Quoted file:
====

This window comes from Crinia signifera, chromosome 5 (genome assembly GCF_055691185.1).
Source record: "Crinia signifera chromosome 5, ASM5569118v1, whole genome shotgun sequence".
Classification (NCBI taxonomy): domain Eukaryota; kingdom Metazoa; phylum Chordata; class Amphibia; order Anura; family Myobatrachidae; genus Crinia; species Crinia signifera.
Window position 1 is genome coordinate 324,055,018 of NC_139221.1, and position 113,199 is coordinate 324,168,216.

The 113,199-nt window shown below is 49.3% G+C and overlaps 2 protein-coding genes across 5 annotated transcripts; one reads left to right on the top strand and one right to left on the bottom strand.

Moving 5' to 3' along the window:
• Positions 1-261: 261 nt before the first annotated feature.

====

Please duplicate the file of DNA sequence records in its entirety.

This window comes from Crinia signifera, chromosome 5 (genome assembly GCF_055691185.1).
Source record: "Crinia signifera chromosome 5, ASM5569118v1, whole genome shotgun sequence".
Classification (NCBI taxonomy): domain Eukaryota; kingdom Metazoa; phylum Chordata; class Amphibia; order Anura; family Myobatrachidae; genus Crinia; species Crinia signifera.
Window position 1 is genome coordinate 324,055,018 of NC_139221.1, and position 113,199 is coordinate 324,168,216.

The 113,199-nt window shown below is 49.3% G+C and overlaps 2 protein-coding genes across 5 annotated transcripts; one reads left to right on the top strand and one right to left on the bottom strand.

Moving 5' to 3' along the window:
• Positions 1-261: 261 nt before the first annotated feature.